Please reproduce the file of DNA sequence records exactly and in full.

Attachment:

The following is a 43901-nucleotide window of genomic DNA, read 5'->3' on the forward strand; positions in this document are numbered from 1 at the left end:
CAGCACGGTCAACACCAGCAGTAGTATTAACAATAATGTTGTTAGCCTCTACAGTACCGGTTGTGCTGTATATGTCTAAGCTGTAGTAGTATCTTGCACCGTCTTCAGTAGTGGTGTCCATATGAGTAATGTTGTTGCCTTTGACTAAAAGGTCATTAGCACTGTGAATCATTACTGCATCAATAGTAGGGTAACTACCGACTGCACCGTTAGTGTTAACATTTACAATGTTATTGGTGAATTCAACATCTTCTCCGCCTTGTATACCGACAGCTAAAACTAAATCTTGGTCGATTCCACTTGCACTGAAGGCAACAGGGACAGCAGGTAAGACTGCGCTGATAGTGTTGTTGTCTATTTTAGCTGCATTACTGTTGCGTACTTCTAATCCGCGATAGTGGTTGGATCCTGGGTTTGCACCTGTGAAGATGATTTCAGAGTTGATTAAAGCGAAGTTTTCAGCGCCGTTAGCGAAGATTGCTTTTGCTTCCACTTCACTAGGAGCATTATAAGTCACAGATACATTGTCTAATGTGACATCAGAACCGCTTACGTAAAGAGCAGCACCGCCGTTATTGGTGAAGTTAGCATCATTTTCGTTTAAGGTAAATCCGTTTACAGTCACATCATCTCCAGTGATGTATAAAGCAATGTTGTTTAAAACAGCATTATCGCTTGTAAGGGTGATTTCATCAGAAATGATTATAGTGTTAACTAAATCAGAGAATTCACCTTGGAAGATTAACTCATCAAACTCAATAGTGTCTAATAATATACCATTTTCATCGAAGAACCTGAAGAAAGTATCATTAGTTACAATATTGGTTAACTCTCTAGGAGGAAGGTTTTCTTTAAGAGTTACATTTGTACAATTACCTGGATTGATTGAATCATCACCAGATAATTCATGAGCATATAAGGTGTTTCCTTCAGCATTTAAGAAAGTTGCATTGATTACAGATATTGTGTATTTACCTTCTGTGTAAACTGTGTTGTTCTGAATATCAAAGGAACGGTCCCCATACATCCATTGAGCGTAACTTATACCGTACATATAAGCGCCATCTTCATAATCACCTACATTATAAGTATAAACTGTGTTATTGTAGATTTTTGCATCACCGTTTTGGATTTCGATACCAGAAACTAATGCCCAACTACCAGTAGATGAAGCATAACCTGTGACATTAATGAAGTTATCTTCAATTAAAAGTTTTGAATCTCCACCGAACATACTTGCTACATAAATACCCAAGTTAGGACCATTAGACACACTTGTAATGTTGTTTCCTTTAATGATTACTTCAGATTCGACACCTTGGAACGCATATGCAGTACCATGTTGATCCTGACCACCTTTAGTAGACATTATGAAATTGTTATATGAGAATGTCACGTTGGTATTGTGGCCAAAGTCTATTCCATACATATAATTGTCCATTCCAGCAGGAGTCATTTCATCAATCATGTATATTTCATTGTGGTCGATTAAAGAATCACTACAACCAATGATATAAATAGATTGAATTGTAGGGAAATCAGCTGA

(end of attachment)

The following is a 43901-nucleotide window of genomic DNA, read 5'->3' on the forward strand; positions in this document are numbered from 1 at the left end:
CAGCACGGTCAACACCAGCAGTAGTATTAACAATAATGTTGTTAGCCTCTACAGTACCGGTTGTGCTGTATATGTCTAAGCTGTAGTAGTATCTTGCACCGTCTTCAGTAGTGGTGTCCATATGAGTAATGTTGTTGCCTTTGACTAAAAGGTCATTAGCACTGTGAATCATTACTGCATCAATAGTAGGGTAACTACCGACTGCACCGTTAGTGTTAACATTTACAATGTTATTGGTGAATTCAACATCTTCTCCGCCTTGTATACCGACAGCTAAAACTAAATCTTGGTCGATTCCACTTGCACTGAAGGCAACAGGGACAGCAGGTAAGACTGCGCTGATAGTGTTGTTGTCTATTTTAGCTGCATTACTGTTGCGTACTTCTAATCCGCGATAGTGGTTGGATCCTGGGTTTGCACCTGTGAAGATGATTTCAGAGTTGATTAAAGCGAAGTTTTCAGCGCCGTTAGCGAAGATTGCTTTTGCTTCCACTTCACTAGGAGCATTATAAGTCACAGATACATTGTCTAATGTGACATCAGAACCGCTTACGTAAAGAGCAGCACCGCCGTTATTGGTGAAGTTAGCATCATTTTCGTTTAAGGTAAATCCGTTTACAGTCACATCATCTCCAGTGATGTATAAAGCAATGTTGTTTAAAACAGCATTATCGCTTGTAAGGGTGATTTCATCAGAAATGATTATAGTGTTAACTAAATCAGAGAATTCACCTTGGAAGATTAACTCATCAAACTCAATAGTGTCTAATAATATACCATTTTCATCGAAGAACCTGAAGAAAGTATCATTAGTTACAATATTGGTTAACTCTCTAGGAGGAAGGTTTTCTTTAAGAGTTACATTTGTACAATTACCTGGATTGATTGAATCATCACCAGATAATTCATGAGCATATAAGGTGTTTCCTTCAGCATTTAAGAAAGTTGCATTGATTACAGATATTGTGTATTTACCTTCTGTGTAAACTGTGTTGTTCTGAATATCAAAGGAACGGTCCCCATACATCCATTGAGCGTAACTTATACCGTACATATAAGCGCCATCTTCATAATCACCTACATTATAAGTATAAACTGTGTTATTGTAGATTTTTGCATCACCGTTTTGGATTTCGATACCAGAAACTAATGCCCAACTACCAGTAGATGAAGCATAACCTGTGACATTAATGAAGTTATCTTCAATTAAAAGTTTTGAATCTCCACCGAACATACTTGCTACATAAATACCCAAGTTAGGACCATTAGACACACTTGTAATGTTGTTTCCTTTAATGATTACTTCAGATTCGACACCTTGGAACGCATATGCAGTACCATGTTGATCCTGACCACCTTTAGTAGACATTATGAAATTGTTATATGAGAATGTCACGTTGGTATTGTGGCCAAAGTCTATTCCATACATATAATTGTCCATTCCAGCAGGAGTCATTTCATCAATCATGTATATTTCATTGTGGTCGATTAAAGAATCACTACAACCAATGATATAAATAGATTGAATTGTAGGGAAATCAGCTGA